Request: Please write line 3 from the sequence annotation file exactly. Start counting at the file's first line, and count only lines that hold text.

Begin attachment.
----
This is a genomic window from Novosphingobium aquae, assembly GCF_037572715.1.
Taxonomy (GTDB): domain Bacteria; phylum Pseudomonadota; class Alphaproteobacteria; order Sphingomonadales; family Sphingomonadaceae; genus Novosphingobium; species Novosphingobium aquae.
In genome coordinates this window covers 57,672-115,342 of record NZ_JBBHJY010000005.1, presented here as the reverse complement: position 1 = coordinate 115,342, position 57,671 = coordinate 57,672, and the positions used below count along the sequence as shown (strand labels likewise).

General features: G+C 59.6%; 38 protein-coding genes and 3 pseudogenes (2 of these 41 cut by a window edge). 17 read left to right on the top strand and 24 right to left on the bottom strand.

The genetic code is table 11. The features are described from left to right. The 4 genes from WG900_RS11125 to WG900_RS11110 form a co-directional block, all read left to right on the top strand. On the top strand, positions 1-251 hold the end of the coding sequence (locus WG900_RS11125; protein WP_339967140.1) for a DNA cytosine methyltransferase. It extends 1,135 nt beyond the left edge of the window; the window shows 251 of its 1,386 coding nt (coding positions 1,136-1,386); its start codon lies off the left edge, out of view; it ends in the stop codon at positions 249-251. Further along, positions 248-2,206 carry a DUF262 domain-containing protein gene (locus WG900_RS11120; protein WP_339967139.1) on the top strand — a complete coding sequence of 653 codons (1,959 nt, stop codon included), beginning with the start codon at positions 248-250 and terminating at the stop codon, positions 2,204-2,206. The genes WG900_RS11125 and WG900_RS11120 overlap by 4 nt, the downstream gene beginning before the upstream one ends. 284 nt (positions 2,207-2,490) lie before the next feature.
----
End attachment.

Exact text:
In genome coordinates this window covers 57,672-115,342 of record NZ_JBBHJY010000005.1, presented here as the reverse complement: position 1 = coordinate 115,342, position 57,671 = coordinate 57,672, and the positions used below count along the sequence as shown (strand labels likewise).